One in Four Patients Denied Early Treatment for Hepatitis C

Access to high cost curative antiviral HCV drugs remains a challenge for patients.

Access to high cost curative antiviral HCV drugs remains a challenge for patients.

With the astronomical price tag attached to curative hepatitis C drugs, currently only the very sickest of patients are typically granted access to treatment.

The full scope of this policy recently came to light in a study by Yale School of Medicine published recently in PLOS ONE, which found approximately one in four patients with chronic hepatitis C virus (HCV) are being denied initial approval for new antiviral drugs like Sovaldi, Harvoni, and Viekira Pak.

Before these drugs began to hit the market in 2014, treatment generally involved interferon injections, which carry debilitating side effects, including flu-like symptoms. As Sovaldi hit the market with cure rates in excess of 90 percent, the drug came with a cost of $84,000 for a 12-week treatment regimen.

As a result, insurers enacted tight new restrictions on drug authorization that placed priority on the long-term cost to treat the disease over the short-term hit for curative drugs.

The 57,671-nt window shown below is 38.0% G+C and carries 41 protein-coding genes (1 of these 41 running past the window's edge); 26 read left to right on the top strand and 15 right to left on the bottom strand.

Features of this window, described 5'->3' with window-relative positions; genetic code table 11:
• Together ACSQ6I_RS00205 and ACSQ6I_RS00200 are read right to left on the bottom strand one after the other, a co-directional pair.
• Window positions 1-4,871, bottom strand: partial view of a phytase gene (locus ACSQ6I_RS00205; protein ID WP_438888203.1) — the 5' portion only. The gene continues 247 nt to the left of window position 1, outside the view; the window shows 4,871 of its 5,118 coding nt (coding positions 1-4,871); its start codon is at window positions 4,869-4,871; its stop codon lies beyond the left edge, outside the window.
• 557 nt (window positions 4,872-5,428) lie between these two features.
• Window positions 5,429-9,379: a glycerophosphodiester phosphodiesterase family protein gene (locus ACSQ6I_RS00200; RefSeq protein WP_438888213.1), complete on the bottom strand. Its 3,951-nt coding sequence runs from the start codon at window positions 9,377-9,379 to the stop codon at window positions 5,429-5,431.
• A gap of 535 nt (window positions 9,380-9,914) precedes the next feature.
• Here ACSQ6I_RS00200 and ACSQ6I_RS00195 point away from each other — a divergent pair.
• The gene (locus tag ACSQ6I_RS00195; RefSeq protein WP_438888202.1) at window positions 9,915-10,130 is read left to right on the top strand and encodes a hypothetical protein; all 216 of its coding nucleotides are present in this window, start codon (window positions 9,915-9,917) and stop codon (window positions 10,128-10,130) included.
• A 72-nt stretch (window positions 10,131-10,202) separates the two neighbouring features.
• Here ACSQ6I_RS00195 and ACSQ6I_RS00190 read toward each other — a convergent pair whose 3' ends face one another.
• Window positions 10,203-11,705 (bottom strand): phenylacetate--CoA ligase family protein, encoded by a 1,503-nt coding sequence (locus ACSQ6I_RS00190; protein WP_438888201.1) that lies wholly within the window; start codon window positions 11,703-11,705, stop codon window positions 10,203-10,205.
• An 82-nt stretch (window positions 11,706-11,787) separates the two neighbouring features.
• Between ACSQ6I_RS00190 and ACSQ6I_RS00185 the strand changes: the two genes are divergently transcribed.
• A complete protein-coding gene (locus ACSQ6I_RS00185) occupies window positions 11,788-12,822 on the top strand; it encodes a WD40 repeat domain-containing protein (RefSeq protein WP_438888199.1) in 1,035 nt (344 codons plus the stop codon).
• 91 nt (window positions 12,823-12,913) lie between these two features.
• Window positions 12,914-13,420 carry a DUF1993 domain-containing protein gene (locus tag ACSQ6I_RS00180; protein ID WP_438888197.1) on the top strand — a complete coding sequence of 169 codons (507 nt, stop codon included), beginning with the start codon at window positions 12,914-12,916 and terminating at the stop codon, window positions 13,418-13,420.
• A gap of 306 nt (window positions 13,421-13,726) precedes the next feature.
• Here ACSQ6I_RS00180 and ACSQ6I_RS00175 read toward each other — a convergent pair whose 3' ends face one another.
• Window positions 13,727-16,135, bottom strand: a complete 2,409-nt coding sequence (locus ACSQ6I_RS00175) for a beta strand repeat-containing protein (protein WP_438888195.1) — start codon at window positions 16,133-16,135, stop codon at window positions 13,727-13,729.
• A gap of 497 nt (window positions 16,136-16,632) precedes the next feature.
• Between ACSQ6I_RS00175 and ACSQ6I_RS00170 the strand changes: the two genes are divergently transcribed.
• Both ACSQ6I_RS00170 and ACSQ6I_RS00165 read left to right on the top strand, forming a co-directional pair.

For the current study, researchers from Yale believed that most patients would be able to access the antiviral drugs, while some would face delayed approval and others would be denied coverage altogether. Researchers evaluated the records of 129 patients prescribed Harvoni between October and December 2014.

"The first key finding is that upon initial request for treatment, approximately one in four patients are denied," said co-first author Albert Do, MD. "That proportion is surprising."

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